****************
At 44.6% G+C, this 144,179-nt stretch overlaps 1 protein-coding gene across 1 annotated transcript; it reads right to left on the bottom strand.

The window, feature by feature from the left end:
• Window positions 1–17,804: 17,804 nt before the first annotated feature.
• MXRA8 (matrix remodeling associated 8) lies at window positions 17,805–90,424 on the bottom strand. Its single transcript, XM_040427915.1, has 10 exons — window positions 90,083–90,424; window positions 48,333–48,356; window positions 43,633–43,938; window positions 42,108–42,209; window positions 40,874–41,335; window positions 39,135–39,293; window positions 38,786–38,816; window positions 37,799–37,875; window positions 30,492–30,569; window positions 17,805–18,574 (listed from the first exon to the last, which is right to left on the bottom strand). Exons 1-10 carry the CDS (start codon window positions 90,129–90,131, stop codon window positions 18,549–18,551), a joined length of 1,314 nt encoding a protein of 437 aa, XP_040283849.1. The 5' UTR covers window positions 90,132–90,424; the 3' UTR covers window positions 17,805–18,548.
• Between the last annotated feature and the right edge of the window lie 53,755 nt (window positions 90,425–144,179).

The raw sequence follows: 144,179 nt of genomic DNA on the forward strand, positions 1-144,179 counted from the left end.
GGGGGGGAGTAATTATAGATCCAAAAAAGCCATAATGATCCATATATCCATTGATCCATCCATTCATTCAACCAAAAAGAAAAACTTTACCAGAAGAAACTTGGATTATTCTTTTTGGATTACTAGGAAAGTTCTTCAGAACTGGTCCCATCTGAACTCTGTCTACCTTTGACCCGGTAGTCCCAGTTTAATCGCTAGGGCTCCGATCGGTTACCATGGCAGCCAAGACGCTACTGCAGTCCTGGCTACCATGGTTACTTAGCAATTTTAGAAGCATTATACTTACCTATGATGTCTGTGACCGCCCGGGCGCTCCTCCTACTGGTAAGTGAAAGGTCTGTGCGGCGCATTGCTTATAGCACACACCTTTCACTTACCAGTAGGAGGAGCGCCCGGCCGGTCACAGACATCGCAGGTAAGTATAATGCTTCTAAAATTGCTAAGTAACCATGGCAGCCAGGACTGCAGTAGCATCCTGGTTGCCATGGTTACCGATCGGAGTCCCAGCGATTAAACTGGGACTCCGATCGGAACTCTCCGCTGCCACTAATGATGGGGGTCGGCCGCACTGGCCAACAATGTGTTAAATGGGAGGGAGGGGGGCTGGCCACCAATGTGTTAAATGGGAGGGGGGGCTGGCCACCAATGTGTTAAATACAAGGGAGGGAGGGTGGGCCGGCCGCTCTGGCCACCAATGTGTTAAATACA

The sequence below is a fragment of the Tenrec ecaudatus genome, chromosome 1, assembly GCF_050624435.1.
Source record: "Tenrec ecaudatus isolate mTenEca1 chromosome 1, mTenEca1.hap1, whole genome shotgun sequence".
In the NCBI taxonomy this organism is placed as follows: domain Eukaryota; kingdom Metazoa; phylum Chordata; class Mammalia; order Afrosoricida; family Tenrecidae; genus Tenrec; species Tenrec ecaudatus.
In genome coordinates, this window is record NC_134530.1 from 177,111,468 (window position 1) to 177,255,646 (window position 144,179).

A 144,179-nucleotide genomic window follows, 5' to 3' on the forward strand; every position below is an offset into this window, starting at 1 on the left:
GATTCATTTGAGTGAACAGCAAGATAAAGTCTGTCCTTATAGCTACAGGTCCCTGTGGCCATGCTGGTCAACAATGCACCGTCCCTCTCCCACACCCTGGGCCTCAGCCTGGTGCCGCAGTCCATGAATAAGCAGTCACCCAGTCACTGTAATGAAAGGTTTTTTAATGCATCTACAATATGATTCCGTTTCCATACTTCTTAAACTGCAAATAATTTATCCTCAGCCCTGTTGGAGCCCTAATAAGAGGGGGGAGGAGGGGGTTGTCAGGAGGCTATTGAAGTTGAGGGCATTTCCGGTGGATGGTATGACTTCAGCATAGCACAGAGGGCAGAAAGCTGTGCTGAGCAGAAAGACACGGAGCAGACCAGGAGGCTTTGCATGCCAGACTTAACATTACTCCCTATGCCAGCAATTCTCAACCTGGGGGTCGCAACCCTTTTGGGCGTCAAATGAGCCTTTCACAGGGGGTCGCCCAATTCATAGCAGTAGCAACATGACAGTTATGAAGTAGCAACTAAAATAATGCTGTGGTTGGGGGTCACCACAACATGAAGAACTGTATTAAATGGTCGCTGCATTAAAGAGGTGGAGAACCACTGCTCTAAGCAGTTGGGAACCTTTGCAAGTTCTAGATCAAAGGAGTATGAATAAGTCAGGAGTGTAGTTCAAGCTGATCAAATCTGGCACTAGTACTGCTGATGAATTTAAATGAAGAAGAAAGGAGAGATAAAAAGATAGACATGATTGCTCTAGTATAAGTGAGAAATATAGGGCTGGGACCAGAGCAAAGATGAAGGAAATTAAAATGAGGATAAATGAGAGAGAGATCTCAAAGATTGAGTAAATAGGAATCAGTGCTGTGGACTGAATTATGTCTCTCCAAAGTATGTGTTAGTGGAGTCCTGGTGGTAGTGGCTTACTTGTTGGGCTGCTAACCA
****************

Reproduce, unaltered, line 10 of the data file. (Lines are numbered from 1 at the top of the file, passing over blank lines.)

In the NCBI taxonomy this organism is placed as follows: domain Eukaryota; kingdom Metazoa; phylum Chordata; class Mammalia; order Afrosoricida; family Tenrecidae; genus Tenrec; species Tenrec ecaudatus.